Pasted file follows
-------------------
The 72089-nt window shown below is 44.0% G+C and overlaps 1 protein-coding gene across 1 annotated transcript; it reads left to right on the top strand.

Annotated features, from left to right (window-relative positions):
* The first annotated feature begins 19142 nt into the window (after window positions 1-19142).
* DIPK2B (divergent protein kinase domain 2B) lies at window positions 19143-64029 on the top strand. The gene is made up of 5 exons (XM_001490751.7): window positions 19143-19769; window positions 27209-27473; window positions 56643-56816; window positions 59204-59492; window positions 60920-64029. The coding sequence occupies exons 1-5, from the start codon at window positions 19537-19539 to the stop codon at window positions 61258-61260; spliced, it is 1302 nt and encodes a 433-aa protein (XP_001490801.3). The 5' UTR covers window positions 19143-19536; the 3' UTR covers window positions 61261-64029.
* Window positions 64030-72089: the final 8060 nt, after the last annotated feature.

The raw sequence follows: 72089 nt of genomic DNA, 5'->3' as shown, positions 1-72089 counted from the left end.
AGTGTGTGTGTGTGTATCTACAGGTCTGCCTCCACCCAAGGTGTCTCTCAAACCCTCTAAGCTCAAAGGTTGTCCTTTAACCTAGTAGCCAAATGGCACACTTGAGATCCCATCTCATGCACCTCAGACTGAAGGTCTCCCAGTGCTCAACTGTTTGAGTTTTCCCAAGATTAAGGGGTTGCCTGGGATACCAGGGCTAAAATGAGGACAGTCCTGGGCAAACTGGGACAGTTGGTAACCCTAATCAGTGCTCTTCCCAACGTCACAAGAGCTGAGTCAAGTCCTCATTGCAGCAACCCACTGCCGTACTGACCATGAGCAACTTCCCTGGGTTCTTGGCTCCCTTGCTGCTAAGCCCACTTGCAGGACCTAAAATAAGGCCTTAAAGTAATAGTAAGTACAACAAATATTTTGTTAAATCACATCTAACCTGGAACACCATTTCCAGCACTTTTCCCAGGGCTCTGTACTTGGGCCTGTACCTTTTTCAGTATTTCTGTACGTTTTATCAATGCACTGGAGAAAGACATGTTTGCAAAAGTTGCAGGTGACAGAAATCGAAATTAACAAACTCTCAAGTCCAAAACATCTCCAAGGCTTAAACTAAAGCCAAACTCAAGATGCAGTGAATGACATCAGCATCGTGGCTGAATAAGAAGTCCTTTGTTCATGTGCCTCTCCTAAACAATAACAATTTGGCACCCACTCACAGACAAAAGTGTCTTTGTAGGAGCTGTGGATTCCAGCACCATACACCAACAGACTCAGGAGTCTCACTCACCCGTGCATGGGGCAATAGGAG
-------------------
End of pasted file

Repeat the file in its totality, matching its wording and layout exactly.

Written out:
The 72089-nt window shown below is 44.0% G+C and overlaps 1 protein-coding gene across 1 annotated transcript; it reads left to right on the top strand.

Annotated features, from left to right (window-relative positions):
* The first annotated feature begins 19142 nt into the window (after window positions 1-19142).
* DIPK2B (divergent protein kinase domain 2B) lies at window positions 19143-64029 on the top strand. The gene is made up of 5 exons (XM_001490751.7): window positions 19143-19769; window positions 27209-27473; window positions 56643-56816; window positions 59204-59492; window positions 60920-64029. The coding sequence occupies exons 1-5, from the start codon at window positions 19537-19539 to the stop codon at window positions 61258-61260; spliced, it is 1302 nt and encodes a 433-aa protein (XP_001490801.3). The 5' UTR covers window positions 19143-19536; the 3' UTR covers window positions 61261-64029.
* Window positions 64030-72089: the final 8060 nt, after the last annotated feature.

The raw sequence follows: 72089 nt of genomic DNA, 5'->3' as shown, positions 1-72089 counted from the left end.
AGTGTGTGTGTGTGTATCTACAGGTCTGCCTCCACCCAAGGTGTCTCTCAAACCCTCTAAGCTCAAAGGTTGTCCTTTAACCTAGTAGCCAAATGGCACACTTGAGATCCCATCTCATGCACCTCAGACTGAAGGTCTCCCAGTGCTCAACTGTTTGAGTTTTCCCAAGATTAAGGGGTTGCCTGGGATACCAGGGCTAAAATGAGGACAGTCCTGGGCAAACTGGGACAGTTGGTAACCCTAATCAGTGCTCTTCCCAACGTCACAAGAGCTGAGTCAAGTCCTCATTGCAGCAACCCACTGCCGTACTGACCATGAGCAACTTCCCTGGGTTCTTGGCTCCCTTGCTGCTAAGCCCACTTGCAGGACCTAAAATAAGGCCTTAAAGTAATAGTAAGTACAACAAATATTTTGTTAAATCACATCTAACCTGGAACACCATTTCCAGCACTTTTCCCAGGGCTCTGTACTTGGGCCTGTACCTTTTTCAGTATTTCTGTACGTTTTATCAATGCACTGGAGAAAGACATGTTTGCAAAAGTTGCAGGTGACAGAAATCGAAATTAACAAACTCTCAAGTCCAAAACATCTCCAAGGCTTAAACTAAAGCCAAACTCAAGATGCAGTGAATGACATCAGCATCGTGGCTGAATAAGAAGTCCTTTGTTCATGTGCCTCTCCTAAACAATAACAATTTGGCACCCACTCACAGACAAAAGTGTCTTTGTAGGAGCTGTGGATTCCAGCACCATACACCAACAGACTCAGGAGTCTCACTCACCCGTGCATGGGGCAATAGGAG